3
votes
1answer
7k views

What is the difference between dispersion and diffusion?

What is the difference between dispersion and diffusion? Currently I believe, that diffusion is the mixture of molecules due to Brownian motion. So I read everywhere, that it happens with magnitude of ...
4
votes
2answers
504 views

Reason why $F^{\mu\nu}F_{\mu\nu}$ and $\tilde{F}_{\mu\nu}F^{\mu\nu}$ are Lorentz invariant

I'm trying to think of an intuitive reasoning for why $F^{\mu\nu}F_{\mu\nu}$ and $\tilde{F}_{\mu\nu}F^{\mu\nu}$ are Lorentz invariant. By this I mean that I don't simply want to show that they remain ...
2
votes
3answers
197 views

Entanglement in single particle state

Is it possible that we have entanglement in different degrees of freedom of a singe particle. like spin and linear momentum .
1
vote
0answers
46 views

Space time curvature due to electric charge or magnetic charges [duplicate]

since we know that gravitational force is nothing but a curvature in space-time. I have a similar analogous for the electric or magnetic charges. Similarity is that both electromagnetic and ...
1
vote
1answer
519 views

Understanding collision terms in Boltzmann equation

I am reading a paper that deals with the Boltzmann equation. They add a collision which is supposed to account for collisions which happen when particles are within a radius of $d$ from each other. ...
1
vote
1answer
2k views

Calculating the energy of an electron given the wavelength

Okay, so I know that the wavelength of an electron is 5e-7m and I am asked to calculate its minimum velocity and hence minimum energy. Calculating the minimum ...
1
vote
1answer
318 views

Phase Plot for Harmonic Oscillator

This is probably gonna be a dumb question but I don't know exactly where I am making the mistake. I have been taught in highschool that simple harmonic oscillator phase plot is the $sin(\omega t)$: ...
3
votes
2answers
723 views

Physical significance of Taylor and Maclaurin series - What is the significance of defining a Maclaurin series in Mathematical Physics?

In physics, usually Taylor series is used to express a quantity which keep changes with coordinate. For example the potential energy of a molecule changes with coordinate, so we express the potential ...
3
votes
0answers
55 views

Action for $p-p'$ strings (equation 13.5.21 in Polchinski's textbook)

This action reads $$S=-\frac{1}{4g_{D9}^2}\int d^{10}x F_{MN} F^{MN}-\frac{1}{4g_{D5}^2}\int d^{6}x F'_{MN} F'^{MN}- \int d^6 x \left[ D_{\mu} \chi^{\dagger} D^{\mu} \chi + ...
6
votes
2answers
545 views

Why is it easier to glide on sharp ice skates than on dull skates?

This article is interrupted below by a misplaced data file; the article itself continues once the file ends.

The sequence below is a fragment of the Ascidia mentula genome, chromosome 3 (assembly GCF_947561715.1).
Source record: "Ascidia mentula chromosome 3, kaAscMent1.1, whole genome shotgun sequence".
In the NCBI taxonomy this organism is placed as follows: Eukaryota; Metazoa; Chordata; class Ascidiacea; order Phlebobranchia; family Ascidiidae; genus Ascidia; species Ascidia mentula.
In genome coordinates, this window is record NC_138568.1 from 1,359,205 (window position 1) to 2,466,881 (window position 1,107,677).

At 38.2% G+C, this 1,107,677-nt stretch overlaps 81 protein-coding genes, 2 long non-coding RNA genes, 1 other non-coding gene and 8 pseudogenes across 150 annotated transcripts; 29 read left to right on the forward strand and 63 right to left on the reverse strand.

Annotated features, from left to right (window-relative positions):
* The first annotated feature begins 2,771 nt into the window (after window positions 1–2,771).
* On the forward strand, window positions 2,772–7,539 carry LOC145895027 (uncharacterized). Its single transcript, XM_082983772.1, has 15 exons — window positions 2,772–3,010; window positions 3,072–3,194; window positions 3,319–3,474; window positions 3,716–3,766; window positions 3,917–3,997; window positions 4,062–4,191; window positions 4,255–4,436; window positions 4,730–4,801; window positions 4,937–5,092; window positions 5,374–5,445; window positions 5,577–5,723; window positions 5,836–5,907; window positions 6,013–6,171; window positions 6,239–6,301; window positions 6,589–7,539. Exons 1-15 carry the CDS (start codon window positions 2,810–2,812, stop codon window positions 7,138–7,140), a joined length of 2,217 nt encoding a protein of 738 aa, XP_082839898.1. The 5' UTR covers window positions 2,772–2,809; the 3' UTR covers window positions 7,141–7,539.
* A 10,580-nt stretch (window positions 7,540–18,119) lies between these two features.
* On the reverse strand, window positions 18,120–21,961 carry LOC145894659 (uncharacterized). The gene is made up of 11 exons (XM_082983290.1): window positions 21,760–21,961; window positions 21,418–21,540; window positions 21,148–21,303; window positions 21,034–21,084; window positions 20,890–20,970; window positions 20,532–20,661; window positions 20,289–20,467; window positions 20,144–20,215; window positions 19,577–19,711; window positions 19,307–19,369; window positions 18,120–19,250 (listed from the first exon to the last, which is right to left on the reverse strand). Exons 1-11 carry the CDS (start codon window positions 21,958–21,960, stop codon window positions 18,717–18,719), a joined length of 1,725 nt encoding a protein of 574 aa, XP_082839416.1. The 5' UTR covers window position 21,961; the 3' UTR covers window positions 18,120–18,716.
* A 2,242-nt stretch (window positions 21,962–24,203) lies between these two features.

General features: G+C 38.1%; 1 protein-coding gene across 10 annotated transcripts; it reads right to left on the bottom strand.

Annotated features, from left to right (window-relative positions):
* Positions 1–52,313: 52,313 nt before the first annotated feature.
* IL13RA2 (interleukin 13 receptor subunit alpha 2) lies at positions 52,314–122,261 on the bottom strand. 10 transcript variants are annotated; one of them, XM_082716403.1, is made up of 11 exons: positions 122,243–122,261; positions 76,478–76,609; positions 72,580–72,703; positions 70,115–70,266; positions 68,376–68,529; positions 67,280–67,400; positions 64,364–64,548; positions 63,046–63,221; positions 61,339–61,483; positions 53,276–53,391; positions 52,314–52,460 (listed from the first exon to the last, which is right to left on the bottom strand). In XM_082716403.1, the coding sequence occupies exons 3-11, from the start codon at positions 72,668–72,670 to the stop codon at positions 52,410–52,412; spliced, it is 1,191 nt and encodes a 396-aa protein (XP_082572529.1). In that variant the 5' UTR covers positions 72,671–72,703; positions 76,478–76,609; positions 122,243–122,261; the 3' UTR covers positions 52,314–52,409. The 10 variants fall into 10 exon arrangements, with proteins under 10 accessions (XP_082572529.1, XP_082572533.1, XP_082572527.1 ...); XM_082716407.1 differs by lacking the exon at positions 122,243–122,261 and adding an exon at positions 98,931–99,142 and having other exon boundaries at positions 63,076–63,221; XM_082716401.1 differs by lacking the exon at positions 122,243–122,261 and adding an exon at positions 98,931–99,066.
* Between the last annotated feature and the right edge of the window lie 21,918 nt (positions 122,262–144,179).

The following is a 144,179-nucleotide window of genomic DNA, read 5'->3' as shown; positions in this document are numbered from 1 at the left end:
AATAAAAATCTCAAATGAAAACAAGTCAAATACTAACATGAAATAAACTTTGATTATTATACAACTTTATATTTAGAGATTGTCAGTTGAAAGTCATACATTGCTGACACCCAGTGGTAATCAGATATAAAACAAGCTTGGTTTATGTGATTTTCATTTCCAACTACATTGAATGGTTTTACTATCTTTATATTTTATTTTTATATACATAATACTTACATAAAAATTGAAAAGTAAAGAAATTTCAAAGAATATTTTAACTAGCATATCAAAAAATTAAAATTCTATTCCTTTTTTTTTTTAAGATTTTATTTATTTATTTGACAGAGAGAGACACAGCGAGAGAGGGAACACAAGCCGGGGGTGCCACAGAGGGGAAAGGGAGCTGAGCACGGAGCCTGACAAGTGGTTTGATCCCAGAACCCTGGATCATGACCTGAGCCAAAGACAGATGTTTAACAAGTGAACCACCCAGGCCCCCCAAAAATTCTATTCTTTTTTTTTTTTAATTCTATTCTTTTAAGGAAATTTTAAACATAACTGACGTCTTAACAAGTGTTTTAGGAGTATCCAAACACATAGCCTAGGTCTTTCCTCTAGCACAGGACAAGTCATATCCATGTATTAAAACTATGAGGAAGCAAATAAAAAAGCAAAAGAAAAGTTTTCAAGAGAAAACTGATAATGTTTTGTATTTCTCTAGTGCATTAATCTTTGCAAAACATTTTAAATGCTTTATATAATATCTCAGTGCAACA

There have been previous questions (e.g. here and here) on Physics.SE about the mechanism that makes ice skating possible. Reviewing these, as well external references, it seems pretty clear that the ...
1
vote
0answers
44 views

Can Somebody give me Questions [closed]

Can someone give me questions on physics because I have my Examination tomorrow Class 9th (CBSE) topic : - Fluids(Density,buoyant Force , Archemedis Principal) , Work Power Energy(Work Basics, ...
0
votes
0answers
65 views

Explain Heat Transfer

I would like to know what are these formulas used for. There is no intro about it in my book at all, and I am reading Heat Transfer book. If needed Q. can be edited.
2
votes
2answers
308 views

Can someone please explain the “infrared catastrophe”?

In my readings I've run into this idea of an "infrared catastrophe" associated with 1/f noise. As far as I can tell it is because when you graph the periodogram of the 1/f signal you see the PSD goes ...
1
vote
1answer
4k views

Refractive Index formula for denser to rarer medium

I learnt that the formula for refractive index when light travels from rarer to denser medium is $$\frac{\sin i }{ \sin r}$$ where $i =$ angle of incidence, $r =$ angle of refraction. Is the same ...
1
vote
1answer
49 views

How to approach this kind of task about kinetic energy? [closed]

The bullet with mass $$m_{ball}=0.2 kg$$ travels with speed $$v=2 \frac{m}{s}$$ and hits Plasticine sphere with mass $$m_{sphere}=2.5 kg$$ and get stuck. I need to find the amount of heat ejected. How ...
1
vote
1answer
151 views

Heisenberg picture usage - Merzbacher 14.106

I am trying to understand a line in the quantum mechanics book by Merzbacher, specifically the second line of equation 14.106. The problem is a forced quantum harmonic oscillator. The Hamiltonian ...
1
vote
1answer
255 views

Does thermal energy include the kinetic energy of the electrons?

Or is the kinetic energy of the electrons not counted towards the thermal energy? (In other words only the energy of the lattice structure is counted)